- The Washington Times
Tuesday, February 9, 2021

Critics of the previous Trump administration‘s prosecution of jailed WikiLeaks publisher Julian Assange urged President Biden’s top federal law enforcement official to reverse course Monday.

A coalition of 20 groups, including the American Civil Liberties Union and Amnesty International, among others, asked the new head of the Justice Department to drop its case against Mr. Assange.

In a letter to acting Attorney General Monty Wilkinson, the groups expressed their “profound concern” about the ongoing criminal and extradition proceedings and their consequences on press freedom.

“While our organizations have different perspectives on Mr. Assange and his organization, we share the view that the government’s indictment of him poses a grave threat to press freedom both in the United States and abroad,” wrote the coalition, which also includes groups including Human Rights Watch, the Knight First Amendment Institute, and the Freedom of the Press Foundation, to name a few.

Mr. Assange, an Australian who launched WikiLeaks in 2006, was charged during the Trump administration in connection with his website’s publication of classified U.S. diplomatic and military files. He was living in London when the charges were unsealed in April 2019, and he has been jailed in a British prison ever since pending the outcome of extradition proceedings between the U.S. and U.K.

The charges against Mr. Assange include violations of the U.S. Espionage Act and Computer Fraud and Abuse Act, and the Trump administration has requested that he be held accountable in an American court. Judge Vanessa Baraitser of the Westminster Magistrates’ Court in London denied that U.S. extradition request in early January, however, but the Justice Department appealed before Mr. Biden became president.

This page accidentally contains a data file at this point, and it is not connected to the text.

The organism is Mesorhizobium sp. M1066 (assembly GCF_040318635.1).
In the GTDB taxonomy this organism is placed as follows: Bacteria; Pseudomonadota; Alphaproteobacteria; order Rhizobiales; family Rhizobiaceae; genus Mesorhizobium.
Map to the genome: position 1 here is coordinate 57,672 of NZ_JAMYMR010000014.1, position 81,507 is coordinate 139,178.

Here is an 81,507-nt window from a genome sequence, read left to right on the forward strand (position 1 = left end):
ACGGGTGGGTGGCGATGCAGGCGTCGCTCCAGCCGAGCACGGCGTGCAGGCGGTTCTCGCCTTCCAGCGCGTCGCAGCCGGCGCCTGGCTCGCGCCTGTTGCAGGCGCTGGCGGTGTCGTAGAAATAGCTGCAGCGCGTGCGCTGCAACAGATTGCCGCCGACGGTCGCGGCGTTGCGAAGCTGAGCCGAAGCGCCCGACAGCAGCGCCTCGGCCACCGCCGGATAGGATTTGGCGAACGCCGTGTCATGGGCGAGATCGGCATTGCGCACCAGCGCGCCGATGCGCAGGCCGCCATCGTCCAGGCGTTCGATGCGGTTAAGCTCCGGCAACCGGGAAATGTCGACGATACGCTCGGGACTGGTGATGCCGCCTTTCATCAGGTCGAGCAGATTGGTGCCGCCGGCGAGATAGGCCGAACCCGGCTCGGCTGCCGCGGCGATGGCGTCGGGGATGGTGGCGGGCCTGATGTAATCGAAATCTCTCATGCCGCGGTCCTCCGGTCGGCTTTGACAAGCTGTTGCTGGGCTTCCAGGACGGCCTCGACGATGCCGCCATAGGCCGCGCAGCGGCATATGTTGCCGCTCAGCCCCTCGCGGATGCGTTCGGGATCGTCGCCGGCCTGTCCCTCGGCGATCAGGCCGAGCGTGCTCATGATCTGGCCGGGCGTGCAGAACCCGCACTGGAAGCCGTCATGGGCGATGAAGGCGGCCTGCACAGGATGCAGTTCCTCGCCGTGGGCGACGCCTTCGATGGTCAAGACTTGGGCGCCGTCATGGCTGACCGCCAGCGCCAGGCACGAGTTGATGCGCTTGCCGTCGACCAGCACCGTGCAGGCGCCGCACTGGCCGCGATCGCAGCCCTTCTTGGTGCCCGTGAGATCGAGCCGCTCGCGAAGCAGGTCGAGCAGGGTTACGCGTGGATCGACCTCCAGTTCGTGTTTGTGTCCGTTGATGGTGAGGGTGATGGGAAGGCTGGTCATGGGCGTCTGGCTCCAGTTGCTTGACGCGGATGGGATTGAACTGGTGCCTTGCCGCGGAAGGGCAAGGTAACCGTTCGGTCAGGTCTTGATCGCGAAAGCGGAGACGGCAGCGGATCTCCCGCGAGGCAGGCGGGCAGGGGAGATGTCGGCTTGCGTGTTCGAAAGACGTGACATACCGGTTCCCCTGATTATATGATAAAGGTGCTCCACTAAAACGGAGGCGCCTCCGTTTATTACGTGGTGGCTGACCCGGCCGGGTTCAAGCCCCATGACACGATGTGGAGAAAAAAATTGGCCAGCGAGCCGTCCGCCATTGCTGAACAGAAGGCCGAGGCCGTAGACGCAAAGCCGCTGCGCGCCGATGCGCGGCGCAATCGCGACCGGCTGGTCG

In the letter to Mr. Wilkinson, whose tenure atop the Justice Department started Jan. 21, the groups asked him to drop both the criminal indictment charging Mr. Assange and the extradition request.

“The indictment of Mr. Assange threatens press freedom because much of the conduct described in the indictment is conduct that journalists engage in routinely–and that they must engage in in order to do the work the public needs them to do. Journalists at major news publications regularly speak with sources, ask for clarification or more documentation, and receive and publish documents the government considers secret. In our view, such a precedent in this case could effectively criminalize these common journalistic practices,” the groups wrote.

“In addition, some of the charges included in the indictment turn entirely on Mr. Assange‘s decision to publish classified information,” the coalition continued. “News organizations frequently and necessarily publish classified information in order to inform the public of matters of profound public significance. We appreciate that the government has a legitimate interest in protecting bona fide national security interests, but the proceedings against Mr. Assange jeopardize journalism that is crucial to democracy.”

Mr. Assange, 49, has similarly argued that he acted as a journalist by publishing classified documents online. The Justice Department under the previous administration maintained otherwise, however.

Neither the Justice Department nor the White House immediately responded to messages requesting comment on Mr. Assange.

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